Ticks on cats – identification & treatment

As a cat owner, you’re likely to find a tick or two in your feline’s lifetime so it's important to know how to properly remove them and the risks they carry.

Ticks are nasty little parasites that can spread infectious diseases to us and our cats. With several different species in the UK looking for the perfect feeding ground, you might find your feline friend coming home with these unpleasant hitchhikers in their fur. Here’s everything you need to know about these arachnids, the diseases they carry and how to help keep your cat safe from both.

What do ticks look like?

Ticks vary in shape, colour and size but they are generally very small until they latch onto a host and start feeding. They’re usually brown in colour before they start feeding which changes to a pearly grey once they’re plump, rounded and engorged with their host’s blood.

An engorged tick in a cat

When are ticks active?

Ticks are most active from March to October, but they’re around in the winter months, too. Because ticks are at risk of drying out, they’re typically found in long grass, rough upland and woodland areas which tend to be damp and have high humidity. All the places a cat might explore during a hunt for a quick snack!

How do ticks get on to your cat?

Ticks will rest on the tips of grasses and shrubs, waiting for their perfect host. Since they don’t fly or jump, they’ll either climb or drop onto your cat’s coat when they brush past and either attach themselves quickly or crawl through their fur to look for warmer areas before digging in.

Where do ticks bite?

Once your cat returns home from its outside adventures, it’s a good idea to check them over for ticks. It can be quite hard to find them at first as your feline friend might not show any signs of discomfort even if they’re being fed from but checking your cat can help you find a tick before it turns into anything more serious.

Ticks can be found anywhere on your cat’s body, but they particularly like to attach themselves around their:

  • Ears
  • Head
  • Neck
  • Groin
  • Armpits
  • Feet (between the toes)

How do you remove a tick from a cat?

The trick to removing a tick is in the method as it’s important to get all of the tick out, head and all, to prevent infection and the spread of diseases.

  1. Part your cat’s fur so you can see the tick
  2. Using a tick removal tool, place the hook around the base of grasp the tick as close to the skin as possible
  3. Twist the tick hook and lever it upwards so that the tick detaches from your cat’s body
  4. Make sure not to pull or squeeze the tick’s body as this can leave the head parts embedded in the skin which can cause infection and can also lead to the tick regurgitating its stomach contents into the bite wound, spreading disease

You should always use a tick removal tool that helps you remove the tick whole, so there are no parts left in your cat.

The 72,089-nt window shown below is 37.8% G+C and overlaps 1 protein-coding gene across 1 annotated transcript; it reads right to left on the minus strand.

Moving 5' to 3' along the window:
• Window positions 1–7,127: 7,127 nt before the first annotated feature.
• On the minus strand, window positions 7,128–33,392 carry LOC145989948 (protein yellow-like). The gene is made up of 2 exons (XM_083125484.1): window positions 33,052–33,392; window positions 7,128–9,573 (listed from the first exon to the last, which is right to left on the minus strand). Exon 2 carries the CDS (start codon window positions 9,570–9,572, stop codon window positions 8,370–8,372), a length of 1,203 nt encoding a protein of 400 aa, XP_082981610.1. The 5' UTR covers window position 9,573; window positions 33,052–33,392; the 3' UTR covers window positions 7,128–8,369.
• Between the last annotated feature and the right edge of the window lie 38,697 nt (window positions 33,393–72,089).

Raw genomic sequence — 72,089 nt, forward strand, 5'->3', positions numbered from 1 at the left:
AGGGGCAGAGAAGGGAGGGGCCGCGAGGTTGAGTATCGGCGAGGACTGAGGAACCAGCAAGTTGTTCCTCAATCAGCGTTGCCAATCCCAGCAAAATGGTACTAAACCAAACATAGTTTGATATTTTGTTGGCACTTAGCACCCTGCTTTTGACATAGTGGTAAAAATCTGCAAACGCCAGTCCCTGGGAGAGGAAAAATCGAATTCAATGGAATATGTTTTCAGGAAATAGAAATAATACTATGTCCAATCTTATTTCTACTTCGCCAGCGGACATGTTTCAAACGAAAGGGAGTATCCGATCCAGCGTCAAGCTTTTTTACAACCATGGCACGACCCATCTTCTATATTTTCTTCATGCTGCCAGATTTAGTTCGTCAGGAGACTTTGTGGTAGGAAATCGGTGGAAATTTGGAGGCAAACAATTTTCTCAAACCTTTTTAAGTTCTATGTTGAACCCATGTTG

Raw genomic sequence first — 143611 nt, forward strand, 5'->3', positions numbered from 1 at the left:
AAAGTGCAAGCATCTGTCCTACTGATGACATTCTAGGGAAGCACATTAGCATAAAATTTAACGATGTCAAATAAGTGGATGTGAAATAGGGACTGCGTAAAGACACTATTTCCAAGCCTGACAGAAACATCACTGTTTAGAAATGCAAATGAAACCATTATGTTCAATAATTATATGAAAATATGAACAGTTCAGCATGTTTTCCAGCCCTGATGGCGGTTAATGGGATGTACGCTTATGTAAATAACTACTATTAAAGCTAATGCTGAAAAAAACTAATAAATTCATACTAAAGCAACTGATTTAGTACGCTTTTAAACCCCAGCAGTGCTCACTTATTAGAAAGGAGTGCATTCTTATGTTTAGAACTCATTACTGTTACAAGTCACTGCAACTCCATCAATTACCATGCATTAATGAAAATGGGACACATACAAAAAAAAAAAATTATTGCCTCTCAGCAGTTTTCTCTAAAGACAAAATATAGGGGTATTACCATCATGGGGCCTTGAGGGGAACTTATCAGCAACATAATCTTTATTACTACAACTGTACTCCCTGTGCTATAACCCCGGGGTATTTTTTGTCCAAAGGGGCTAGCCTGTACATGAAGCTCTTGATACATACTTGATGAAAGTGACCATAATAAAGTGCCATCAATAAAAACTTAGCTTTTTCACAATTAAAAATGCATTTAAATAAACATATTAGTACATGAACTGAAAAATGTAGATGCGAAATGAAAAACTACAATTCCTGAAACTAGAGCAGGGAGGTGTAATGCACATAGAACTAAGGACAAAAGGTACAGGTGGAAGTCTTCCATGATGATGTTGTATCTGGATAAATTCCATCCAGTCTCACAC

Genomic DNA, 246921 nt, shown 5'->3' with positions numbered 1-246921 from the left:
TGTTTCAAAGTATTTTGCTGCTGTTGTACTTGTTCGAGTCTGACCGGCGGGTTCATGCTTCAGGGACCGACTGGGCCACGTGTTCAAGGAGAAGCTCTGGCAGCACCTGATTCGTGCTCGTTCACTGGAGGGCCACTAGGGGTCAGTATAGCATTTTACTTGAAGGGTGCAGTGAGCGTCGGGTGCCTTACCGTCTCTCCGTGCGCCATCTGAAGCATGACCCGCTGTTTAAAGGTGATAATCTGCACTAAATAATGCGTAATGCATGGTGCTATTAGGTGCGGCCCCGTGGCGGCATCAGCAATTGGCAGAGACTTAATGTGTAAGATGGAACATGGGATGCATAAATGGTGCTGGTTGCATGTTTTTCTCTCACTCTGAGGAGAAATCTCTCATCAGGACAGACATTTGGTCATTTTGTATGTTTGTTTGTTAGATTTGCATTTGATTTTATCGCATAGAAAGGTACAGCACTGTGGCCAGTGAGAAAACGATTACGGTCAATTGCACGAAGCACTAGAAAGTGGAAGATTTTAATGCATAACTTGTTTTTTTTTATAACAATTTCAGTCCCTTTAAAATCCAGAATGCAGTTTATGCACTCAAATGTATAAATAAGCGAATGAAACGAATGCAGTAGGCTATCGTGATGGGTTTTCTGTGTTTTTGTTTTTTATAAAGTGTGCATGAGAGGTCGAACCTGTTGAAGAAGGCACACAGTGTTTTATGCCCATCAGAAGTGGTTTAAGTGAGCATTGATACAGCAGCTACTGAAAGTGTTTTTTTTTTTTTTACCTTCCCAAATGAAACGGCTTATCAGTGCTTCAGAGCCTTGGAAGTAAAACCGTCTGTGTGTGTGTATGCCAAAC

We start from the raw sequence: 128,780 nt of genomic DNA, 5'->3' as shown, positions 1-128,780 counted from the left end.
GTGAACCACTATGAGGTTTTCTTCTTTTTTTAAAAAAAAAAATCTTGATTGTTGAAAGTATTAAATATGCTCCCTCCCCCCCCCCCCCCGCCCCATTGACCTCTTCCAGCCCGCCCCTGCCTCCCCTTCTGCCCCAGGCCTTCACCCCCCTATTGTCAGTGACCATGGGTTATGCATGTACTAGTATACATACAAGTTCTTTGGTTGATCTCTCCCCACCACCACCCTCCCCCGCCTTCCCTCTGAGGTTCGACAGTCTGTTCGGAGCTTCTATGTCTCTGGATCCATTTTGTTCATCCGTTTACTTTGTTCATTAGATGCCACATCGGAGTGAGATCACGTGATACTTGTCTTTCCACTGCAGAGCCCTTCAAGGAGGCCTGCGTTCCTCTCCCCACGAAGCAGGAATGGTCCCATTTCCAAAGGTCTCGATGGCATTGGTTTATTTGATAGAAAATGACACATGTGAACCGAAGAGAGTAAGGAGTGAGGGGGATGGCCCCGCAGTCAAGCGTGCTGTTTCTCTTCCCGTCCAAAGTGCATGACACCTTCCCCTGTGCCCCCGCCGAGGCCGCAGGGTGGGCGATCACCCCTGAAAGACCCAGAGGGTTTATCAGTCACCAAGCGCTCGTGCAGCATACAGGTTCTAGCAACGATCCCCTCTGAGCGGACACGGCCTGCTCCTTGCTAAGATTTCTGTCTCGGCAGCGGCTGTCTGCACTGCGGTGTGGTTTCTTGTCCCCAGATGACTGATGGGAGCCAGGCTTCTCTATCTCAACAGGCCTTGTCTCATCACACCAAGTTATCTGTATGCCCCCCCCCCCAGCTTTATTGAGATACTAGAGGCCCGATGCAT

An owner using a tick removal tool on a cat

Do not use tweezers, petroleum jelly, chemicals or other means to take off the tick as this can result in infection, disease spread and discomfort for your cat.

Lyme disease, ticks and cats

Unfortunately, these nasty pests will bite and feed on your cat for a few days before dropping off once they've had enough. During this time, it's possible the tick could transmit a disease to your feline friend. One of these is Lyme disease, a serious bacterial infection that is uncommon in cats in the UK but it’s still important to be able to recognise the signs of the condition just in case.

Symptoms may include:

  • Joint pain, lameness or limping (this can shift to different legs, too)
  • Enlarged lymph nodes
  • Loss of appetite
  • Fever
  • Discomfort or pain

In humans infected by Lyme disease, a red “bulls-eye” rash around the bite site may be found but this is not seen frequently in pets. Keep an eye out for any unusual marks, symptoms, or behaviour in your cat as signs might not appear for a few weeks after a bite.

How to prevent Lyme disease

Just like most things, prevention is better than a cure and luckily, it’s easy enough to protect your cat from ticks and other parasites that might take a liking to them. With no vaccines available to stop some of the diseases carried by these pests, it’s important to learn the best prevention methods.

  • Speak to your vet about tick prevention products. By speaking to your vet, you’ll be able to learn which product is safe and effective for your cat. Tick prevention products mean that you won’t have to worry about your feline friend bringing home one of these pesky critters.
    • Remember: never use dog prevention products on cats as they can be toxic and fatal.
  • Check your kitty for ticks every day, especially if they’ve been out and about or just come in from a wander. If you find one, remove it right away using a tick hook as described above.

There are other risks and dangers for our feline friends so it’s down to us to keep our cats as safe as we can. If you would like to identify your local tick threat, then visit the Big Tick Project UK Tick Threat Interactive map.

Looking for more cat advice?

We’ve written some handy cat advice guides, to help you unlock the secrets of your mysterious moggy.


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